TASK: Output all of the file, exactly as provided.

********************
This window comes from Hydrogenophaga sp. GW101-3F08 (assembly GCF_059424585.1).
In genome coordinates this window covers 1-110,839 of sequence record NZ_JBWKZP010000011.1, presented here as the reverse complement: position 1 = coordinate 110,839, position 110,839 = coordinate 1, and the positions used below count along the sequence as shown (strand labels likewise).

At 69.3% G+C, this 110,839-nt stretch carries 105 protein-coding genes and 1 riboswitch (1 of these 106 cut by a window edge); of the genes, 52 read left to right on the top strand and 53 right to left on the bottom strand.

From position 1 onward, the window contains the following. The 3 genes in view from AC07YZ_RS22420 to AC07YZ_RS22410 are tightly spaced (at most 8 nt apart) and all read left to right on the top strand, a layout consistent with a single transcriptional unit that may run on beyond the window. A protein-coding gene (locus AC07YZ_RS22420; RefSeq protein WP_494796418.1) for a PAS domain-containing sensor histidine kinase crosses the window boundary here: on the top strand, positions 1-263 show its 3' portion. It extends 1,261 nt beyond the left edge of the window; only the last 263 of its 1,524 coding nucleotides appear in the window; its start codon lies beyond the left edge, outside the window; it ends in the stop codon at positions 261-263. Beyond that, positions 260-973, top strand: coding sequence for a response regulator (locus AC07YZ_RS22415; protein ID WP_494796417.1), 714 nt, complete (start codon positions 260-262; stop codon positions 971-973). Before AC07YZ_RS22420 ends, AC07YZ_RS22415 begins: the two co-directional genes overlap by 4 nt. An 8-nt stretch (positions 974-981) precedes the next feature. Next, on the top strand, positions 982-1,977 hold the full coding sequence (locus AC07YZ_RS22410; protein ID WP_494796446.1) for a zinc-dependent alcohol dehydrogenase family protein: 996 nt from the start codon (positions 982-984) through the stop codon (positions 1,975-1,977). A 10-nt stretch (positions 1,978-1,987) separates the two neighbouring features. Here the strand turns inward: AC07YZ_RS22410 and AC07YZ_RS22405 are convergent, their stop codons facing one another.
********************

This window comes from Hydrogenophaga sp. GW101-3F08 (assembly GCF_059424585.1).
In genome coordinates this window covers 1-110,839 of sequence record NZ_JBWKZP010000011.1, presented here as the reverse complement: position 1 = coordinate 110,839, position 110,839 = coordinate 1, and the positions used below count along the sequence as shown (strand labels likewise).

At 69.3% G+C, this 110,839-nt stretch carries 105 protein-coding genes and 1 riboswitch (1 of these 106 cut by a window edge); of the genes, 52 read left to right on the top strand and 53 right to left on the bottom strand.

From position 1 onward, the window contains the following. The 3 genes in view from AC07YZ_RS22420 to AC07YZ_RS22410 are tightly spaced (at most 8 nt apart) and all read left to right on the top strand, a layout consistent with a single transcriptional unit that may run on beyond the window. A protein-coding gene (locus AC07YZ_RS22420; RefSeq protein WP_494796418.1) for a PAS domain-containing sensor histidine kinase crosses the window boundary here: on the top strand, positions 1-263 show its 3' portion. It extends 1,261 nt beyond the left edge of the window; only the last 263 of its 1,524 coding nucleotides appear in the window; its start codon lies beyond the left edge, outside the window; it ends in the stop codon at positions 261-263. Beyond that, positions 260-973, top strand: coding sequence for a response regulator (locus AC07YZ_RS22415; protein ID WP_494796417.1), 714 nt, complete (start codon positions 260-262; stop codon positions 971-973). Before AC07YZ_RS22420 ends, AC07YZ_RS22415 begins: the two co-directional genes overlap by 4 nt. An 8-nt stretch (positions 974-981) precedes the next feature. Next, on the top strand, positions 982-1,977 hold the full coding sequence (locus AC07YZ_RS22410; protein ID WP_494796446.1) for a zinc-dependent alcohol dehydrogenase family protein: 996 nt from the start codon (positions 982-984) through the stop codon (positions 1,975-1,977). A 10-nt stretch (positions 1,978-1,987) separates the two neighbouring features. Here the strand turns inward: AC07YZ_RS22410 and AC07YZ_RS22405 are convergent, their stop codons facing one another.